Australia's Federal Government always spends bucketloads on IT and plenty of it goes to channel companies.
Which is why CRN has again, for a second year, we’ve sifted through the contract records for IT projects in order to assess just what Canberra spent, and with whom.
Our analysis spans contract notices published on the AusTender website from 1 January 2019 to 31 December 2019 across four categories: information technology broadcasting and telecommunications; domestic appliances and supplies and consumer electronic products; electronic components and supplies; and engineering and research and technology-based services.
Our standard disclaimer: Given the nature of how contracts are publicised on the AusTender website, our results aren’t necessarily definitive. However, CRN is confident that these figures will provide a useful depiction of the biggest winners in Canberra for 2019. You can check out our 2018 analysis here, or the Q4 analysis here.
So let’s get to it, starting with partners:
|Partner||Value of contract wins|
The total value of deals awarded to the 20 companies listed above is $1.449 billion.
Last year’s winner Data#3 returns to the top spot, this time raking in a whopping $462 million in contract wins. The Brisbane-headquartered company earns a hefty slice of its Canberra spend from its status as the sole Microsoft license supplier to the government, which brought about a $30.7 million Microsoft volume source agreement with the ATO in July 2019. The company also landed a $21.8 million network hardware supply deal for the Australian Federal Police.
The first quarter’s two big winners, Kinetic IT and Fujitsu, returned in second and fourth place respectively, both benefiting from their wins with the Department of Defence.
Defence handed out three end-user support contracts in January 2019 – a $99.2 million national deskside support services contract won by Fujitsu, and a pair of ICT service desk and service integration services deals worth a combined $91.4 million won by Kinetic IT.
We previously listed NTT and Dimension Data as separate companies as the two didn’t complete their merge until October 2019. But now as one unit, the new-look NTT, which also includes contracts won by Oakton, earned the No.3 spot with $158 million in contracts. NTT’s biggest win was a $15.8 million hardware deal with the Bureau of Meteorology.
We’ve been keeping an eye on Canberra-based MSP Forward IT since it was acquired by ASI Solutions in October 2019 for the express purpose of winning more government work. The numbers suggest ASI was right on the money, with Forward IT raking in $18 million in wins. By comparison, ASI won $1.3 million in contracts.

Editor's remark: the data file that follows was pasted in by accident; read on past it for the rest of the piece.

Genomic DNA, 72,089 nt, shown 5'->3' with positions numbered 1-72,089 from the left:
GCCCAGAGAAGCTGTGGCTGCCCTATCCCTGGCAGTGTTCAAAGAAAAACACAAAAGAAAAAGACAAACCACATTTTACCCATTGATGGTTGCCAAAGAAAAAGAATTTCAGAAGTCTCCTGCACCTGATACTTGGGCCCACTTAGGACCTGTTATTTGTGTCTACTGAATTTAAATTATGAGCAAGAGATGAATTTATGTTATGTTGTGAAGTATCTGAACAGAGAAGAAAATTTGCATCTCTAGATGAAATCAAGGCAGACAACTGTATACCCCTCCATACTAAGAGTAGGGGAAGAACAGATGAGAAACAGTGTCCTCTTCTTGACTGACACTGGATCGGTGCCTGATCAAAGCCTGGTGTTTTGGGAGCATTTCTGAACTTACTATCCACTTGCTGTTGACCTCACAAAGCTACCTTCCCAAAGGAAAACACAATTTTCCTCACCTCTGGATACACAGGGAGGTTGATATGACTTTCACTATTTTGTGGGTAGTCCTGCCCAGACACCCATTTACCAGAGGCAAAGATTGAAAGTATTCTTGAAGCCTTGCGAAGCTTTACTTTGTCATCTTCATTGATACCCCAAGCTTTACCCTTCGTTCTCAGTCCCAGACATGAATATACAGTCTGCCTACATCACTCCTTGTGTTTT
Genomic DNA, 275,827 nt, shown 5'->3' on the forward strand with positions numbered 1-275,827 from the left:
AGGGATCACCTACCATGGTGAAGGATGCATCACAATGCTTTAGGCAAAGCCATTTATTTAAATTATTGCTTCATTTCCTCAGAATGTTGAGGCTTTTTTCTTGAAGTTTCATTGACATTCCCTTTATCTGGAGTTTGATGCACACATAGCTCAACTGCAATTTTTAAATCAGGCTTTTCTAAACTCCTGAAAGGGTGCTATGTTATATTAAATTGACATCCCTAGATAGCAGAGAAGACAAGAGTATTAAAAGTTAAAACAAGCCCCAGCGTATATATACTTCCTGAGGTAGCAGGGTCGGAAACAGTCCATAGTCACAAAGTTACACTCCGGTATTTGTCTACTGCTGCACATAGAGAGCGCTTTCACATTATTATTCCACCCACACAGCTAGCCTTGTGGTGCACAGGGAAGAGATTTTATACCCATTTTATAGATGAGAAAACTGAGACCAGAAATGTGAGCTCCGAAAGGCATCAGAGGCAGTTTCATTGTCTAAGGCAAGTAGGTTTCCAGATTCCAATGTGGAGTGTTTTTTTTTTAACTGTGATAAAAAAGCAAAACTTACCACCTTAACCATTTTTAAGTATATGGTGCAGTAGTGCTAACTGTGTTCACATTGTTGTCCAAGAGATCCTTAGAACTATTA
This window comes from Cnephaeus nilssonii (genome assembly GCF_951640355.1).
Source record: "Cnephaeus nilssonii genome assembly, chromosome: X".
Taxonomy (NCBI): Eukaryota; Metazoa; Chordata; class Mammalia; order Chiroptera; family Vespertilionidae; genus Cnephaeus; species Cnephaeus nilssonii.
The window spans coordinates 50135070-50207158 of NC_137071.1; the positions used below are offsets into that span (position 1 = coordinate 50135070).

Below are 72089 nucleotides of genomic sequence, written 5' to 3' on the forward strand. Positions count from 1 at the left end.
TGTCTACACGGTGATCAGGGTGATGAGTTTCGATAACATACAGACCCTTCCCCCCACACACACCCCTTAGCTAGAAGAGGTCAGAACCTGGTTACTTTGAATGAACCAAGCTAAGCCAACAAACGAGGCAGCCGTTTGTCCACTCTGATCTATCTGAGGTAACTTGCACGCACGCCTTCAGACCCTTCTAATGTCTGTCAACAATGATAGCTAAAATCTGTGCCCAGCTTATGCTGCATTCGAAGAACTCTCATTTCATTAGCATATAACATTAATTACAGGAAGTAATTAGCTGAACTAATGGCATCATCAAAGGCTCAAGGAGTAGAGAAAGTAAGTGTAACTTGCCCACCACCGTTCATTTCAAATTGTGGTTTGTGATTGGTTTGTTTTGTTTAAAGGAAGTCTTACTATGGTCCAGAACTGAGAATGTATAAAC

DWS and Projects Assured offer a similar story. The IT body-shopper bought Projects Assured in June 2018 for $43 million, again in an effort to lure over more Canberra work. While the two companies have been one for some time now, AusTender shows us that Projects Assured won the bulk of government spend with $16.5 million in deals, compared to DWS’s $9.3 million.
Now to the vendors:
|Vendor||Value of contract wins|
Vendor contracts from the top twenty totaled $713 million, less than half of the sum awarded to channel players.
Yay! The system works!
Last year’s clear winner IBM lost its throne to Dell, which won $125 million if you combine its contract wins with EMC (AusTender doesn’t, but CRN does). Dell’s biggest deal was worth $5.8 million for supplying software licenses to the AFP.
IBM still had an impressive year with $65.8 million in new contract awards, but it was always going to be an impossibility to produce the same result as 2018 given Big Blue had picked up a $1 billion whole-of-government supply deal.
Meanwhile Oracle took the No.2 spot in 2019, its largest deal worth $13.4 million for software licenses for the Australian Digital Health Agency.
CRN thinks it's worth mentioning the Digital Transformation Agency (DTA), the government department established to oversee digital transformation initiatives by other departments. Some contracts, including some Microsoft volume sourcing arrangements, are processed through the DTA, though it is difficult to discern which contracts are included and which aren’t. For that reason, and as a matter of record, AusTender recorded $42.4 million in contracts going through the DTA.
Now, for all you telco-heads out there:
|Telco||Value of contract wins|
Telstra retained its top spot, raking in tens of millions from Defence from contracts related to its Terrestrial Communications Services deal inked in 2012. Optus won its own fair share of work from Optus too, in particular a $14.5 million contract for unnamed ICT services.
And finally, the consultants. Typically, we've only included the 'Big Four' (Deloitte, EY, KPMG and PWC). However this time we're mentioning Accenture to recognise its $1 billion deal to replatform the the My Health Record system.
That deal brought to total spent on IT with the big four to $1.48 billion, which surely serves as a lesson about the importance of selling services!
|Consultants||Value of contract wins|
If you've think we missed a deal, or your big win in Canberra, let us know by emailing firstname.lastname@example.org.